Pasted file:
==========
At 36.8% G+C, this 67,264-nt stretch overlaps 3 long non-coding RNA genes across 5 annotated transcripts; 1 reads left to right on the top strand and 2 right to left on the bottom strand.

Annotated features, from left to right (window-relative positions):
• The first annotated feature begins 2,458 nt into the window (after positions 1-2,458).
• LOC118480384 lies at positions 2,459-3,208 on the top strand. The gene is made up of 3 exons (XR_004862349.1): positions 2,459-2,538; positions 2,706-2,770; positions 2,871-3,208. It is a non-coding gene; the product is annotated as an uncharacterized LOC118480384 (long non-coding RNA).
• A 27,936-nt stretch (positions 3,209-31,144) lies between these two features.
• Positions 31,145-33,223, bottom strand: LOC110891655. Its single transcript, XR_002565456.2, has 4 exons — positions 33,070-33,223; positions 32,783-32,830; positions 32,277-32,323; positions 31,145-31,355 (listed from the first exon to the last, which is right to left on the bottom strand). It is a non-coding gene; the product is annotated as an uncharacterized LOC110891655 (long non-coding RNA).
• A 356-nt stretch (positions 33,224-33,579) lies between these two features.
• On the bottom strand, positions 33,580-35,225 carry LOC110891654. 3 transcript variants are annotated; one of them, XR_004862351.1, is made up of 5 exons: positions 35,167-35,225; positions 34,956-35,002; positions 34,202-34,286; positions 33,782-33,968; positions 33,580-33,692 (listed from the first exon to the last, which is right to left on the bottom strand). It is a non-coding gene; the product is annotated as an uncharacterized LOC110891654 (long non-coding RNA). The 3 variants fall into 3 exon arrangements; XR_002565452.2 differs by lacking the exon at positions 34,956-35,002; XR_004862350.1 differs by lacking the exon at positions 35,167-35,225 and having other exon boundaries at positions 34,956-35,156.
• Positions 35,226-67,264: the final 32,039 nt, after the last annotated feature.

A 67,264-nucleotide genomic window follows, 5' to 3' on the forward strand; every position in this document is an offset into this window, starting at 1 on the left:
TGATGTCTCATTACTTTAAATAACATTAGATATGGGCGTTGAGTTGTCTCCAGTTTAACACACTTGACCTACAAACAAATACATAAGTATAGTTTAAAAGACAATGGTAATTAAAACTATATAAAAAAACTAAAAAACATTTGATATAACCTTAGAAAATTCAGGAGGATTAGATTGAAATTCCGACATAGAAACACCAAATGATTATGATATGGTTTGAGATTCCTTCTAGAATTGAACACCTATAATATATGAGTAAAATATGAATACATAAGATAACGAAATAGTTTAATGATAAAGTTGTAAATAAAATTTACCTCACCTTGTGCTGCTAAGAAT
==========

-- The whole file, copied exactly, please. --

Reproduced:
At 36.8% G+C, this 67,264-nt stretch overlaps 3 long non-coding RNA genes across 5 annotated transcripts; 1 reads left to right on the top strand and 2 right to left on the bottom strand.

Annotated features, from left to right (window-relative positions):
• The first annotated feature begins 2,458 nt into the window (after positions 1-2,458).
• LOC118480384 lies at positions 2,459-3,208 on the top strand. The gene is made up of 3 exons (XR_004862349.1): positions 2,459-2,538; positions 2,706-2,770; positions 2,871-3,208. It is a non-coding gene; the product is annotated as an uncharacterized LOC118480384 (long non-coding RNA).
• A 27,936-nt stretch (positions 3,209-31,144) lies between these two features.
• Positions 31,145-33,223, bottom strand: LOC110891655. Its single transcript, XR_002565456.2, has 4 exons — positions 33,070-33,223; positions 32,783-32,830; positions 32,277-32,323; positions 31,145-31,355 (listed from the first exon to the last, which is right to left on the bottom strand). It is a non-coding gene; the product is annotated as an uncharacterized LOC110891655 (long non-coding RNA).
• A 356-nt stretch (positions 33,224-33,579) lies between these two features.
• On the bottom strand, positions 33,580-35,225 carry LOC110891654. 3 transcript variants are annotated; one of them, XR_004862351.1, is made up of 5 exons: positions 35,167-35,225; positions 34,956-35,002; positions 34,202-34,286; positions 33,782-33,968; positions 33,580-33,692 (listed from the first exon to the last, which is right to left on the bottom strand). It is a non-coding gene; the product is annotated as an uncharacterized LOC110891654 (long non-coding RNA). The 3 variants fall into 3 exon arrangements; XR_002565452.2 differs by lacking the exon at positions 34,956-35,002; XR_004862350.1 differs by lacking the exon at positions 35,167-35,225 and having other exon boundaries at positions 34,956-35,156.
• Positions 35,226-67,264: the final 32,039 nt, after the last annotated feature.

A 67,264-nucleotide genomic window follows, 5' to 3' on the forward strand; every position in this document is an offset into this window, starting at 1 on the left:
TGATGTCTCATTACTTTAAATAACATTAGATATGGGCGTTGAGTTGTCTCCAGTTTAACACACTTGACCTACAAACAAATACATAAGTATAGTTTAAAAGACAATGGTAATTAAAACTATATAAAAAAACTAAAAAACATTTGATATAACCTTAGAAAATTCAGGAGGATTAGATTGAAATTCCGACATAGAAACACCAAATGATTATGATATGGTTTGAGATTCCTTCTAGAATTGAACACCTATAATATATGAGTAAAATATGAATACATAAGATAACGAAATAGTTTAATGATAAAGTTGTAAATAAAATTTACCTCACCTTGTGCTGCTAAGAAT